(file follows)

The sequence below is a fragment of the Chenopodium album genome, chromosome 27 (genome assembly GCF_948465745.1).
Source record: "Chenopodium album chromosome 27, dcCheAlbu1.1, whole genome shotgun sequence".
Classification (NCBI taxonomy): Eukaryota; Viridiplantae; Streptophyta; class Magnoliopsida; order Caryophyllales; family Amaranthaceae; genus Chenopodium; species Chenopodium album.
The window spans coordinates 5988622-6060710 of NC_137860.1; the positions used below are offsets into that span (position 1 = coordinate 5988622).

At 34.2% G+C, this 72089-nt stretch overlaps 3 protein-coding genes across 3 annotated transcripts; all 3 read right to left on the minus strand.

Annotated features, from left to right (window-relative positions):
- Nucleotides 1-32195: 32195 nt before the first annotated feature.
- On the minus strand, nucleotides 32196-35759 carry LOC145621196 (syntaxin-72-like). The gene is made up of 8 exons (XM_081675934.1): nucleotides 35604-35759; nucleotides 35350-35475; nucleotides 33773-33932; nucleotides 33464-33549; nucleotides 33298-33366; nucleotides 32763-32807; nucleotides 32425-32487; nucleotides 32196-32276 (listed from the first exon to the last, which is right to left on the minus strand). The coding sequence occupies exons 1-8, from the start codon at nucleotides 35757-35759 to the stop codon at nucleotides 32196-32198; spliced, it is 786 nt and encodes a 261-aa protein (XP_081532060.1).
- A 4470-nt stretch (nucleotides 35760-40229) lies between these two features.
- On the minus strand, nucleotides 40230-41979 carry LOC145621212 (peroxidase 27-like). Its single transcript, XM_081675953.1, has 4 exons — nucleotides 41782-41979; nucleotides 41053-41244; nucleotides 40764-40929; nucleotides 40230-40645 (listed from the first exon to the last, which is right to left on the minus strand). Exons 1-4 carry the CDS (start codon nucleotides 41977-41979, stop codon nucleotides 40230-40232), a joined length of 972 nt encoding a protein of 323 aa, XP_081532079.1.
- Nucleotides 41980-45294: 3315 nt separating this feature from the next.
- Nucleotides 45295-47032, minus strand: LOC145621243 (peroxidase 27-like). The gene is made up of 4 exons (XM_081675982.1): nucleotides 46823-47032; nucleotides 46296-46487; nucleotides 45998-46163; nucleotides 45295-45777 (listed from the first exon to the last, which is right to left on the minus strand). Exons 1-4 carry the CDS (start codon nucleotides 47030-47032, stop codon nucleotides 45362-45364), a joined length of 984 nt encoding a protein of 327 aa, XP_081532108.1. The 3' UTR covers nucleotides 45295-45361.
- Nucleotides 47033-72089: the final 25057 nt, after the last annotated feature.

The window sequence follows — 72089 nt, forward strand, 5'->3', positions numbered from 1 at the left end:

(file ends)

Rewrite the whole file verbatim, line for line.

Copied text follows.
The sequence below is a fragment of the Chenopodium album genome, chromosome 27 (genome assembly GCF_948465745.1).
Source record: "Chenopodium album chromosome 27, dcCheAlbu1.1, whole genome shotgun sequence".
Classification (NCBI taxonomy): Eukaryota; Viridiplantae; Streptophyta; class Magnoliopsida; order Caryophyllales; family Amaranthaceae; genus Chenopodium; species Chenopodium album.
The window spans coordinates 5988622-6060710 of NC_137860.1; the positions used below are offsets into that span (position 1 = coordinate 5988622).

At 34.2% G+C, this 72089-nt stretch overlaps 3 protein-coding genes across 3 annotated transcripts; all 3 read right to left on the minus strand.

Annotated features, from left to right (window-relative positions):
- Nucleotides 1-32195: 32195 nt before the first annotated feature.
- On the minus strand, nucleotides 32196-35759 carry LOC145621196 (syntaxin-72-like). The gene is made up of 8 exons (XM_081675934.1): nucleotides 35604-35759; nucleotides 35350-35475; nucleotides 33773-33932; nucleotides 33464-33549; nucleotides 33298-33366; nucleotides 32763-32807; nucleotides 32425-32487; nucleotides 32196-32276 (listed from the first exon to the last, which is right to left on the minus strand). The coding sequence occupies exons 1-8, from the start codon at nucleotides 35757-35759 to the stop codon at nucleotides 32196-32198; spliced, it is 786 nt and encodes a 261-aa protein (XP_081532060.1).
- A 4470-nt stretch (nucleotides 35760-40229) lies between these two features.
- On the minus strand, nucleotides 40230-41979 carry LOC145621212 (peroxidase 27-like). Its single transcript, XM_081675953.1, has 4 exons — nucleotides 41782-41979; nucleotides 41053-41244; nucleotides 40764-40929; nucleotides 40230-40645 (listed from the first exon to the last, which is right to left on the minus strand). Exons 1-4 carry the CDS (start codon nucleotides 41977-41979, stop codon nucleotides 40230-40232), a joined length of 972 nt encoding a protein of 323 aa, XP_081532079.1.
- Nucleotides 41980-45294: 3315 nt separating this feature from the next.
- Nucleotides 45295-47032, minus strand: LOC145621243 (peroxidase 27-like). The gene is made up of 4 exons (XM_081675982.1): nucleotides 46823-47032; nucleotides 46296-46487; nucleotides 45998-46163; nucleotides 45295-45777 (listed from the first exon to the last, which is right to left on the minus strand). Exons 1-4 carry the CDS (start codon nucleotides 47030-47032, stop codon nucleotides 45362-45364), a joined length of 984 nt encoding a protein of 327 aa, XP_081532108.1. The 3' UTR covers nucleotides 45295-45361.
- Nucleotides 47033-72089: the final 25057 nt, after the last annotated feature.

The window sequence follows — 72089 nt, forward strand, 5'->3', positions numbered from 1 at the left end: